Friday, November 29, 2013

John Escreet Challenges the Senses with"Sabotage and Celebration"

Sabotage and Celebration WR4634 2013
John Escreet is a twenty-nine year old pianist originally hailing from Doncaster, England who has resided stateside since 2006. He studied at the Manhattan School of Music with the pianists Kenny Baron and Jason Moran. His album Consequences from 2008 was hailed by the New York Times’ Nate Chinen as
“a highly accomplished debut.” Mr. Escreet, now living in Brooklyn, has become an increasingly omnipresent part of the progressive music scene in New York. Besides leading his own groups, he can be heard in the piano chair on Jamie Baum’s fine new release In This Life and on  Alchemy  with  the progressive Iraqi-American trumpeter Amir El Saffar. I have been intrigued by the pianist's rapid development.

Mr. Escreet’s  Sabotage and Celebration is a complex and intriguing album that showcases the young pianist's increasing maturation as a composer. Like his playing, the album challenges the senses. It has moments of majestic, lyrical beauty, like the expansive “He Who Dares” and the melodic “Laura Angela,” as well as stretches of difficult, discordant free improvisations, like the aptly titled songs “Sabotage and Consequences,” “The Decapitator” or the jagged “Animal Style.” Oftentimes these elements are woven into the same composition creating jarring juxtapositions. Mr. Escreet's musical vocabulary is effective, creating aural images that relay ideas that he is trying to express. Harsh jabs at the piano, squealing honks of the saxophone or piercing squeals of a trumpet have all been used by Mr. Escreet to make his point. On this album he also deftly orchestrates both string and brass sections that create dramatic backdrops for his more expansive compositions, like “Beyond Your Wildest Dreams” and the aforementioned “He Who Dares.” The music swells organically creating a atmospheric surround  that allows for the eruptive solos and taut ensemble playing to soar.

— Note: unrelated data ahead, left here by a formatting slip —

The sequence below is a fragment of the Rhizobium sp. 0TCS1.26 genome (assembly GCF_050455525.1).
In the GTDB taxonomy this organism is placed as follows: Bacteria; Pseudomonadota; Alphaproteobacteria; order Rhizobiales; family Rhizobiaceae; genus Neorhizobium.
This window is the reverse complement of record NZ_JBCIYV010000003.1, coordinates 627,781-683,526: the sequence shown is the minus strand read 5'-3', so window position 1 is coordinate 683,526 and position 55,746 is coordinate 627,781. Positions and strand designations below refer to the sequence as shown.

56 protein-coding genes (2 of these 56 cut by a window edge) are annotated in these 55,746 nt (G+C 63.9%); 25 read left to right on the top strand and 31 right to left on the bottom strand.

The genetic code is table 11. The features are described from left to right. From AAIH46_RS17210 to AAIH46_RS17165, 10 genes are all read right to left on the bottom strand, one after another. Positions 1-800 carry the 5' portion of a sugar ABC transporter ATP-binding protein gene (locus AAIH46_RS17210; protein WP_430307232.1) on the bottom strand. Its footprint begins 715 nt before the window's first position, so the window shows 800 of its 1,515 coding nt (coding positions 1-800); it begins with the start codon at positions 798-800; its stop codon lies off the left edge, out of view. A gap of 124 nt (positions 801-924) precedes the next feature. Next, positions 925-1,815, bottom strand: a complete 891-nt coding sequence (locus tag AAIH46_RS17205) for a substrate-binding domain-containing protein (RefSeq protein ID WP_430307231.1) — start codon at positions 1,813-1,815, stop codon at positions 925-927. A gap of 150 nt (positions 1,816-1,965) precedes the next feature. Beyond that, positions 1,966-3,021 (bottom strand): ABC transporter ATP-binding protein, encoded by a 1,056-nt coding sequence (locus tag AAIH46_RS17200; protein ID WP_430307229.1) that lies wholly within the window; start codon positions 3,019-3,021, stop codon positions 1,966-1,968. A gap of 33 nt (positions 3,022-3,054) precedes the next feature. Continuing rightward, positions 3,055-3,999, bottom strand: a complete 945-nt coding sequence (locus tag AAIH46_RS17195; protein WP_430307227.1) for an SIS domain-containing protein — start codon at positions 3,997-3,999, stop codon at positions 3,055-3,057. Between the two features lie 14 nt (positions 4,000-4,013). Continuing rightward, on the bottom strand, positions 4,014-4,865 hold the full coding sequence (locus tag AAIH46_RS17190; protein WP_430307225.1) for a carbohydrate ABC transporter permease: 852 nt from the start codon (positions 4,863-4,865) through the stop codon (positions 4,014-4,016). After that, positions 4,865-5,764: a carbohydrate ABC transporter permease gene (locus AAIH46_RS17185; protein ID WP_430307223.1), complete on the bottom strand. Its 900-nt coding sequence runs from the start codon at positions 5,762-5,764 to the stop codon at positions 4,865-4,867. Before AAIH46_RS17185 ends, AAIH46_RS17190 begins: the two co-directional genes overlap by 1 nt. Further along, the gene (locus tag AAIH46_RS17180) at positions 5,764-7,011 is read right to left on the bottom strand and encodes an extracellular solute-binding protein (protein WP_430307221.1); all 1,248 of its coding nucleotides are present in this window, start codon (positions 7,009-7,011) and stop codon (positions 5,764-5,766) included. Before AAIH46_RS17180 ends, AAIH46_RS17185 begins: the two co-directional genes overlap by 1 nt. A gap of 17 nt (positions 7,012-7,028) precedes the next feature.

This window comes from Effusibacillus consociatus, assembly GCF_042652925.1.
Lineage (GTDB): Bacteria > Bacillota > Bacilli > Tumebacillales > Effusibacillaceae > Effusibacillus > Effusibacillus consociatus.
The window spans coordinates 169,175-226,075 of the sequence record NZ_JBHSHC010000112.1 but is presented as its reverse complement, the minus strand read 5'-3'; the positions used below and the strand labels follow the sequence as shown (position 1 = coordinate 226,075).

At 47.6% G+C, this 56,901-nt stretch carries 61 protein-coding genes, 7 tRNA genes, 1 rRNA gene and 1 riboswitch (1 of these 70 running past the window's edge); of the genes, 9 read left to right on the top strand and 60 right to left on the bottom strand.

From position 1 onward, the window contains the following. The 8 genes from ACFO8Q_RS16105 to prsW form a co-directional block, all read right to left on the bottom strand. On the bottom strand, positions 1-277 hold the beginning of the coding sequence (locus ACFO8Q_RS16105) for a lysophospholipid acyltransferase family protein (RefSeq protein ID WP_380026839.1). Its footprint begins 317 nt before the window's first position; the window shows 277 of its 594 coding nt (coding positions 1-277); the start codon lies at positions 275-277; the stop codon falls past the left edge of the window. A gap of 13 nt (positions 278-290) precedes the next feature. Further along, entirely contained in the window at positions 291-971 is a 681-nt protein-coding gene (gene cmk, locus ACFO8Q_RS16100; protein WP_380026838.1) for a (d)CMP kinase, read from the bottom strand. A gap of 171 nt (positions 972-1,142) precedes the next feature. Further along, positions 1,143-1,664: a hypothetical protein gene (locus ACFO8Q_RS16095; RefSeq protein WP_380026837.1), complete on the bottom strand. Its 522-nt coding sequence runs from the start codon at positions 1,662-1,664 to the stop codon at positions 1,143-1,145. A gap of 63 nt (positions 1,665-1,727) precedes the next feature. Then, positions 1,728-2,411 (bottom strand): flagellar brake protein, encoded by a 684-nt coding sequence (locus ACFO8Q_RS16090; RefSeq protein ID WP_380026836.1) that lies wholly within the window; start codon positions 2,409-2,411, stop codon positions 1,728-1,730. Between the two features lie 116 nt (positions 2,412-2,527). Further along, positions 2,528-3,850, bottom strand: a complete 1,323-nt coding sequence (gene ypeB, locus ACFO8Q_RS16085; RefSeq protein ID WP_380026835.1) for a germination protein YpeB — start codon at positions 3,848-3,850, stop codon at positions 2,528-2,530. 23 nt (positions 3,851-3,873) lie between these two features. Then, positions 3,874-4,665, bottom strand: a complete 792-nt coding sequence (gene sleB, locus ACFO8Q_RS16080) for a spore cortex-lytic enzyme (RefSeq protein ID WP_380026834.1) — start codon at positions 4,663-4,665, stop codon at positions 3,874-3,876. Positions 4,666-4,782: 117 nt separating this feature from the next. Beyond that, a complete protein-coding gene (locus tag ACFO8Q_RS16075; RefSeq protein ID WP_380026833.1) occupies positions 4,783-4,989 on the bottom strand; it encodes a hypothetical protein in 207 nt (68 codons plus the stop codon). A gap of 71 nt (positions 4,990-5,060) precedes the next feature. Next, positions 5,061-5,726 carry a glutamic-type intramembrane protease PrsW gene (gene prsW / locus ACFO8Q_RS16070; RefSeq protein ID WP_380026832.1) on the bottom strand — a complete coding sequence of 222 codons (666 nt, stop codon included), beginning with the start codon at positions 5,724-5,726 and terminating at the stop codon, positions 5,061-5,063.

Throughout it all, Escreet’s formidable technique as a pianist is allowed to blossom. He agilely creates passages that range from single note ruminations to explosive bursts. His effective use of the synchronous and dueling voices of saxophonists of David Binney and Chris Potter on “He Who Dares” create a magical interlude. Escreet can play with extraordinary beauty, resplendent with crescendos of sound that belie a classical background. Make no mistake about it, Mr. Escreet wishes to challenge the boundaries of the music he creates with an approach that seems to have one foot in the lyrical and one foot in the abstract. While I struggle with some of the ear assaulting dissonance of the abstract parts of his music at times,
as he continues in his maturation process, I find myself being able to appreciate his efforts more and more. On Sabotage and Celebration Mr. Escreet creates moments of magic that are all too rarely found in a great deal of modern jazz and for this he is an artist to be watched closely.

Personnel: John Escreet, piano, Fender Rhodes, Harpsichord;  David Binney, alto saxophone, soprano saxophone track 7; Chris Potter, tenor saxophone; Matt Brewer, bass, Jim Black, drums. Adam Rodgers, guitar track7; String Section : Fung Chern Hwei, violin; Annette Homann, violin; Hannah Levinson, Viola; Mariel Roberts, cello; Garth Stevenson, double bass; Brass Section: Shane Endsley, trumpet; Josh Rosemena, trombone. Vocals Louis Cole , Genevieve Artadi, Nina Greiger track 7.

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